You can think about it this way...if the meaning of something is socially constructed...then it is stuff that people make up. Things that are socially constructed as "normal" generally are notions that are made up by and serve the interests or the agenda of the dominant group(s) in a society.

Or...as Mr. Coates might put it...stuff people make up as "normal" only requires folks with guns needing a reason (often unspoken or unwritten) for how they think or act. In other words..."normal" is mostly defined by the group with power...that "normal" is structured to serve the interests of that group and if you have little power...tough noogies for you. Saying we live in a capitalistic, patriarchal, white supremacist society means that wealthy white men have most of the power and generally define what is considered to be "normal" for the rest of us. (note too that power, ultimately, in a white supremacist structure usually is enforced by violence)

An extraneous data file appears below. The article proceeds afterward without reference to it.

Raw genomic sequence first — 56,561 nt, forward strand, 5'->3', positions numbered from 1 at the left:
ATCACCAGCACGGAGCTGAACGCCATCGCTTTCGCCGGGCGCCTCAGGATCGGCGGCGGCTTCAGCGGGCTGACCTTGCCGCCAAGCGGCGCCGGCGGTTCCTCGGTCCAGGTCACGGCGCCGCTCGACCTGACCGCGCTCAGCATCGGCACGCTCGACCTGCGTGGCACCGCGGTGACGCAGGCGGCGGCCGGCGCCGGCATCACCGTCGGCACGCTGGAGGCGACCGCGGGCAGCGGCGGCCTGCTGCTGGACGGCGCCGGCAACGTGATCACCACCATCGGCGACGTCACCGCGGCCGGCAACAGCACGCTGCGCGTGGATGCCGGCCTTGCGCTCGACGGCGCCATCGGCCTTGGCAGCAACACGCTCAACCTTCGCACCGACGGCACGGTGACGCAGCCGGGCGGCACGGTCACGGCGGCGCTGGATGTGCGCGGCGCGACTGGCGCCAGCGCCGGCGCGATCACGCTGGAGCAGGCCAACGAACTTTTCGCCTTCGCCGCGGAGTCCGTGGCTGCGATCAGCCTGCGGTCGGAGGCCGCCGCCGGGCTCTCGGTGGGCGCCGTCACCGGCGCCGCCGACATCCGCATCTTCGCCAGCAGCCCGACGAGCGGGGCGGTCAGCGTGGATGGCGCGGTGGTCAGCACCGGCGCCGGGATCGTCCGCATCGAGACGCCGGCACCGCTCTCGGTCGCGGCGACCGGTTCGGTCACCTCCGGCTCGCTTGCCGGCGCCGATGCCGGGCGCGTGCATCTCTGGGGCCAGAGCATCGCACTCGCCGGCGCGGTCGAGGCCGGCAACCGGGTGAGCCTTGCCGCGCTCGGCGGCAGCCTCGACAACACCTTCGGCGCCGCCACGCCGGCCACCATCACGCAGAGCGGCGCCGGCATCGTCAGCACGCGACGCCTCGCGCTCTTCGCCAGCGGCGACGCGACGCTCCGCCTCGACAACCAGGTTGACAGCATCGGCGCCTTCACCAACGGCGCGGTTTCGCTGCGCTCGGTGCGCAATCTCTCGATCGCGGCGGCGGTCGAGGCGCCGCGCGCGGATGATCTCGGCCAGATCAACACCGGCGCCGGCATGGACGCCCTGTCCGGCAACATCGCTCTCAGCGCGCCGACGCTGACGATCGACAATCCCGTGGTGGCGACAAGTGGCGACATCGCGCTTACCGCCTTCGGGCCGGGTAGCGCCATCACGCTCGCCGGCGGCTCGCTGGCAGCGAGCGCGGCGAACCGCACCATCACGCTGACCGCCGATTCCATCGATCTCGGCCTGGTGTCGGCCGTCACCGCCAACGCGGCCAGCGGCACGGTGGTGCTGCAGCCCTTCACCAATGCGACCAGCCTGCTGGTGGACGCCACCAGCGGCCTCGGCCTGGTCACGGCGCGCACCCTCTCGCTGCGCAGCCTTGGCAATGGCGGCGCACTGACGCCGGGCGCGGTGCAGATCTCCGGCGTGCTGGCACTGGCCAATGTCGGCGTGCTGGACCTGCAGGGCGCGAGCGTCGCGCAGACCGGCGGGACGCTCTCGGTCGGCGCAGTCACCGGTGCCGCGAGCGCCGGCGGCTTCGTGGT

It may be that the “just normal” conceptualization of something is in place because of unconscious or out of awareness factors (socialization) but that doesn't mean that some agenda isn't being pushed…it just means (or suggests) that if someone didn't consciously know the origin of why they were saying or doing something, or the impact of it, then somehow they aren't responsible for it and/or subject to being called out about it. It's sort of that intent vs. impact thingee.

In essence…when someone or something gets characterized as objectionable or invalid because of “pushing an agenda”…it's usually because what is being said or written isn't hiding behind the cloak of invisibility. It isn't pretending to be "just normal" and therefore viewpoint and/or agenda free and it's usually countering the dominant group's agenda.

Objecting to obliviousness that's in place because of out of awareness socialization often elicits the “pushing an agenda” attempt at squelching it.